This is an article by my friend Reginald Regani, a retired Colonel of the PNG Defence Force.
Madeline Arek’s recent National newspaper report, “PNGDF for peacekeeping duties” and Defence Minister Dadae’s media statements compels me to add that International peacekeeping is not a national priority as discussed here.
According to this news report, parliament also recently passed the PNGDF Amendment Bill 2008 to allow among other things, committing our military to international peacekeeping duties in future. A youth and school cadet programs towards nation building and national security are also in the pipeline.
The Minister’s statements have important strategic implications for PNG. It surprisingly comes amidst no real parliamentary discussions on this issue and on related national security matters.
This important defence bill and others over the years are passed with little or no in-depth debate by politicians in parliament, and excludes the public. Ongoing public opinion do determine much of our public policy considerations in formulating strategic government policies, hence, it is most crucial parliament fully debate all strategic implications with this bill before any legislative decisions can be made for obvious reasons.
Defence must plan its future roles and activities better from here on as despite two defence white papers in 1996 and 1999 respectively and a near sixty-two per cent cut in 2001, core Defence capacity has substantially eroded. This seriously has affected defence’s effectiveness to rapidly respond to national emergencies in recent years. Here is the way ahead.
First of all, overseas peacekeeping missions for the PNGDF should not be a national priority at this stage. Today’s national priority must be to now focus on homeland security by seriously addressing the most basic things lacking with our military. The government must fully ensure the PNGDF is well equipped to deal with the many transnational security concerns PNG has now.
Secondly, get the PNGDF to start doing its basic functions well and fully resource it with a realistic budget of some 2.8 per cent of GDP.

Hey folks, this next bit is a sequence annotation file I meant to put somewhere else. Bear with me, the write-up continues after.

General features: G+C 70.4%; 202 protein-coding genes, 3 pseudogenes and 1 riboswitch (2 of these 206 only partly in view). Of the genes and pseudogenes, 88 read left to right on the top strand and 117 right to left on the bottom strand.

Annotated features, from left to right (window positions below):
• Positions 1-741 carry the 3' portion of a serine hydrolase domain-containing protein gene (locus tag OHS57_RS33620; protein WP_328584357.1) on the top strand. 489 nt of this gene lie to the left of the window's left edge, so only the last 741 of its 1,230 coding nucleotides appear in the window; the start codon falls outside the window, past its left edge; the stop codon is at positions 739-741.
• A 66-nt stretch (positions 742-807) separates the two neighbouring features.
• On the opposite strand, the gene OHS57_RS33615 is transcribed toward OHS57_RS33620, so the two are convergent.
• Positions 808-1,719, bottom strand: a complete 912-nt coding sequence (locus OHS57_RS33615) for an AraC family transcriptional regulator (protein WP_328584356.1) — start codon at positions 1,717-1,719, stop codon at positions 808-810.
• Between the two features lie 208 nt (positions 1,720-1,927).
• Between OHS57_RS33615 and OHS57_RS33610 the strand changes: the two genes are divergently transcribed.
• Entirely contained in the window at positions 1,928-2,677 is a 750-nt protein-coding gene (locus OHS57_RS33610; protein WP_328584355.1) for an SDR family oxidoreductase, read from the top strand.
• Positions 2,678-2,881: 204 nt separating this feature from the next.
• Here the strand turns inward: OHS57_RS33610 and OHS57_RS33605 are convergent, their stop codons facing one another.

Thirdly, implement a realistic action plan now to systematically upgrade all three force elements in the next decade sound management synergies with all levels of the defence organization.
Fourthly, rather than deploy troops on peacekeeping duties overseas, get our defence force to do more national development programs in rural PNG. The government must immediately establish a “Reserve Force” to directly contribute towards national security and development. A ready reserve scheme can be activated immediately today in the provinces to ensure effective management of government goods and services to all provinces.
Last but not the least, develop and implement a creative youth and school cadet program. We must inculcate general, positive attitude and strong committed ethos of service to others by our young people. It is time we fully harness them in leadership endeavours.
PNG can now adopt a military reserve force concept to develop the Mindset of our growing young population to serve their country to their fullest potential with pride, dedication and commitment. This is one good way to protect PNG as a well secured and developed nation tomorrow.
Notwithstanding, I want to commend Minister Dadae in trying his best these past two years to improve Defence under very difficult conditions. Defence is a difficult portfolio for any MP in recent years to successfully manage, especially when the government and parliament clearly lacks the required knowledge and skills in most matters concerning national security of PNG. What Defence Ministry urgently needs now an immediate increase in manpower and budgetary support from the government and parliament, the department and defence force, Industry and general community.
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